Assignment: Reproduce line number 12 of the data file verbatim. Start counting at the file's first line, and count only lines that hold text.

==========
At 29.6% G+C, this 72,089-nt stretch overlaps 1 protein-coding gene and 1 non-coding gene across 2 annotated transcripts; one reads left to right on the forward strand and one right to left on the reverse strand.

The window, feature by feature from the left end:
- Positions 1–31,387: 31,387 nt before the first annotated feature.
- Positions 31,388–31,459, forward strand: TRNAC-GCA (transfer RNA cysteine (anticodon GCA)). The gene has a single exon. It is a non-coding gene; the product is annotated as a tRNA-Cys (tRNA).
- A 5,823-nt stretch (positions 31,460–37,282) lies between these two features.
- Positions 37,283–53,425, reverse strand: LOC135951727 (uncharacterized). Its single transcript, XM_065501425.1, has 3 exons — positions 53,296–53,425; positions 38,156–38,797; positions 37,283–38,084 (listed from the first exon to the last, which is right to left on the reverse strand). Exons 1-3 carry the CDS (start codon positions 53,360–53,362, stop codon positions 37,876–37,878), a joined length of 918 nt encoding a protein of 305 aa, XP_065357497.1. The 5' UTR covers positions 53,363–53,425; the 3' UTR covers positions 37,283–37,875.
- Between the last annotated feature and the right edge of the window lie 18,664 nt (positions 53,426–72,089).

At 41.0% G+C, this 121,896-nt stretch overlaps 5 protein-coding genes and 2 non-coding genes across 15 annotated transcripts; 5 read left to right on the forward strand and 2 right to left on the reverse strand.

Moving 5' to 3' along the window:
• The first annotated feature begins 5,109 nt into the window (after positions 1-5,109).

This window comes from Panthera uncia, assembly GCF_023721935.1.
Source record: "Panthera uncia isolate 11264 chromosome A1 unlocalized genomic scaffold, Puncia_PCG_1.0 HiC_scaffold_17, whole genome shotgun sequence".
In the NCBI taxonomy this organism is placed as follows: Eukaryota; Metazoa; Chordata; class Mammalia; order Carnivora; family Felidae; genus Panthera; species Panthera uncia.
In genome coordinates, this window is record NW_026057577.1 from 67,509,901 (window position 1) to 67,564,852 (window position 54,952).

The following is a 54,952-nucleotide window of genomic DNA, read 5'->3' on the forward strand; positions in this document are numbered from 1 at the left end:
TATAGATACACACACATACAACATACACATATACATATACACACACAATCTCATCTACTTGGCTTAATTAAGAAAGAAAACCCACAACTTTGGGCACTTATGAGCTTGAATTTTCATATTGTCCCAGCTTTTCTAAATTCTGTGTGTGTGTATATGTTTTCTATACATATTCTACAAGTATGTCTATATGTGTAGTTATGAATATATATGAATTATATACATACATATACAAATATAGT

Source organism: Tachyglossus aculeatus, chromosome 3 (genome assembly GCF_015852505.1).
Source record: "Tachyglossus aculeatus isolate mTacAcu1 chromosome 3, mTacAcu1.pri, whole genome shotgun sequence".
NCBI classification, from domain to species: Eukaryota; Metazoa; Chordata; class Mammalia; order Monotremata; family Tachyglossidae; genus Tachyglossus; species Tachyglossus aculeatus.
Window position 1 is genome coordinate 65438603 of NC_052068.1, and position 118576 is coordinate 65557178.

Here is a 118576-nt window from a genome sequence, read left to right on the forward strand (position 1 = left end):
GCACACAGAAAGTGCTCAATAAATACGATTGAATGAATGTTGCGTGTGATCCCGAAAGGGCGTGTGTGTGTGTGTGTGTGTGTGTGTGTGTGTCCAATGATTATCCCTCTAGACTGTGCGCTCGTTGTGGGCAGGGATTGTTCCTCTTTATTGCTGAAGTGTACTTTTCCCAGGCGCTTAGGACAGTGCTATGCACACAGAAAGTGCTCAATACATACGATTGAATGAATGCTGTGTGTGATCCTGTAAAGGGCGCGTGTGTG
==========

Source record: "Panthera uncia isolate 11264 chromosome A1 unlocalized genomic scaffold, Puncia_PCG_1.0 HiC_scaffold_17, whole genome shotgun sequence".